"politicians are acting either in ignorance of specialist knowledge or by manipulating and misusing it in the conviction that central planners can organize and control human behavior better than individuals can through markets and voluntary action"

Stealing a thought from Michael Barone's column at the DC Examiner, 4 examples:

"Writing in Policy Review, economists Paul Gregory and Kate Zhou compare the success of market reforms in China and their failure in Russia. They point out that reform in China was bottom-up: Peasants started producing food for private sale and, as markets thrived, Communist leader Deng Xiaoping winked at their rule-breaking and changed the rules. The economy mostly thrived.

In contrast, reform in Russia was top-down: Mikhail Gorbachev changed the rules, but that allowed apparatchiks to gobble up state industries and created new monopolies, over which Vladimir Putin's government re-established control. The economy mostly stagnated.

The Democrats' health care and cap-and-trade bills are classic top-down legislation. Many inside players have bought into the changes and are preparing to game the new systems. Far from banishing lobbyists from Washington, Barack Obama has provided them with enormous amounts of new business.

An alternative approach was taken in George W. Bush's major domestic legislation. Tax cuts, the education accountability bill and the Medicare prescription drug benefit law opened up areas where markets and incentives could operate. Costs came in lower and revenues higher than projected. An economy stalled by recession proved capable of creating new jobs without direction from central planners."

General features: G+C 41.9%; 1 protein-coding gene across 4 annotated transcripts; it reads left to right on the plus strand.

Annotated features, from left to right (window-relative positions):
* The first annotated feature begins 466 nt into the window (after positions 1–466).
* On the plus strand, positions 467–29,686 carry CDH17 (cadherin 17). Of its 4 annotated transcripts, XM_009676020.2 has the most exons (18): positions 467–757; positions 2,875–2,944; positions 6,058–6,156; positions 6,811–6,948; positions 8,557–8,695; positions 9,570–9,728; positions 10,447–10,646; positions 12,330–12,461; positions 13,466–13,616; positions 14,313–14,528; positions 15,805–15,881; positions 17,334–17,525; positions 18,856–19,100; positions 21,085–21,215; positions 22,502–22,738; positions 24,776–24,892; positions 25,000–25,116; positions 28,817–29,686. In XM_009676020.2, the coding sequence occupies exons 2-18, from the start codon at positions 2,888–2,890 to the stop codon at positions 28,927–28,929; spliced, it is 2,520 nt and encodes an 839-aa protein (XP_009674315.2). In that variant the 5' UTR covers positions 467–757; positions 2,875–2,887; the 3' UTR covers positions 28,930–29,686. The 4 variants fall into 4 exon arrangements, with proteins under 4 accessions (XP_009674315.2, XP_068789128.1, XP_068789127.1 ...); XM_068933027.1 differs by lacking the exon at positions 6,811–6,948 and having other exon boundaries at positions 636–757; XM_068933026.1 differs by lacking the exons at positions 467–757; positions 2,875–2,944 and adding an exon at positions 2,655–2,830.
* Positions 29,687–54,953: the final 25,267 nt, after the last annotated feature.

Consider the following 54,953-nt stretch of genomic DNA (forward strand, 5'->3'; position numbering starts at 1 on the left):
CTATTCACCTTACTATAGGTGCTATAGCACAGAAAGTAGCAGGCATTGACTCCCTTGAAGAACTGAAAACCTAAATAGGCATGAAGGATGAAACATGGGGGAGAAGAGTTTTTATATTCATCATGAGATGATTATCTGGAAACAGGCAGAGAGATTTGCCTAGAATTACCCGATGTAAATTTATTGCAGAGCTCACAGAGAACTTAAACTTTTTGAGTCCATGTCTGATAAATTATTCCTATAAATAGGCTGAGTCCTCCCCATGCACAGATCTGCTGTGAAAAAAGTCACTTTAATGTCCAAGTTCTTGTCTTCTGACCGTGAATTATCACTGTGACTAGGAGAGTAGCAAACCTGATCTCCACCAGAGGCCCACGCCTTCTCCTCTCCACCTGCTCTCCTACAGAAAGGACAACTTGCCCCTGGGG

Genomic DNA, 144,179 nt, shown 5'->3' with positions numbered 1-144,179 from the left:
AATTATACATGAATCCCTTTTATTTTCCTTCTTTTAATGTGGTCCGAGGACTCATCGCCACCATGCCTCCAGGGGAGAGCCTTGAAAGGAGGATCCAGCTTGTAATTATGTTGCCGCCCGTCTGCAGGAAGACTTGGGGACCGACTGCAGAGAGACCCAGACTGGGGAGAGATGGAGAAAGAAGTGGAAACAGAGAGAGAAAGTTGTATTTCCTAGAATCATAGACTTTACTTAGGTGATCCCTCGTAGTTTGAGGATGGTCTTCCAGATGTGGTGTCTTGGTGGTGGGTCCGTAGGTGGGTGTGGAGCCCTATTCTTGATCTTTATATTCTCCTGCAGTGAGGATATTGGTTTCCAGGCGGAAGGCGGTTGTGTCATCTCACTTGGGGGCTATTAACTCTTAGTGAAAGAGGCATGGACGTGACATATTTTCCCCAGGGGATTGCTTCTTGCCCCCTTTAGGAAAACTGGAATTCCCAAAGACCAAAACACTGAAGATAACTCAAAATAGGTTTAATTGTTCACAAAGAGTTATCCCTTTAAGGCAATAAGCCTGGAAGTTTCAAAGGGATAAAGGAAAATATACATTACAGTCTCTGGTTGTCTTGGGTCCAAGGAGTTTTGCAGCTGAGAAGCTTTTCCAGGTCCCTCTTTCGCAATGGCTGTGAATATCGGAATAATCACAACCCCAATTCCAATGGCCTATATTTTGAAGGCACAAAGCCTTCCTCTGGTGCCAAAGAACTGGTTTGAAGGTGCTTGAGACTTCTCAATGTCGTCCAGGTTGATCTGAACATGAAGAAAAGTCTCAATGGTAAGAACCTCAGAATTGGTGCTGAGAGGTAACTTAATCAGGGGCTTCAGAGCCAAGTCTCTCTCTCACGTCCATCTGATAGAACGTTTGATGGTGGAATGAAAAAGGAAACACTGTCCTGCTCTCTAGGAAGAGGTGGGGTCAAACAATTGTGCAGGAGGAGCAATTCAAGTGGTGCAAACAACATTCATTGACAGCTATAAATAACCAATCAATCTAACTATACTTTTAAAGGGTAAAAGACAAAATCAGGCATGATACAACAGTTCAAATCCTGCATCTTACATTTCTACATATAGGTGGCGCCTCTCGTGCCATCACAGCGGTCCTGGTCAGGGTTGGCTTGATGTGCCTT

5685  Politics, Religion, Science, Culture and Humanities / Politics & Religion / Re: The Politics of Health Care on: December 07, 2009, 11:42:28 AM
CCP, My favorite analyst might well be Scott Ott over at Scappleface  smiley We report, You decipher
Obama Brings Afghan Strategy to Health Care Reform
by Scott Ott for ScrappleFace

(2009-12-02) — President Barack Obama announced he would apply his Afghanistan war strategy to domestic health care reform.

“It’s important that we seize the initiative,” the president said, “and put the resources in place so that we can withdraw them in 18 months, leaving the uninsured with the capacity to take care of themselves, to buy their own health insurance on the open market.”

The president said he’ll commit 30,000 new bureaucrats to this effort, who will begin deploying in early 2010, to train the uninsured in how to buy health insurance, and to equip the unemployed to find work, or to start businesses, so that they, too, can buy health insurance.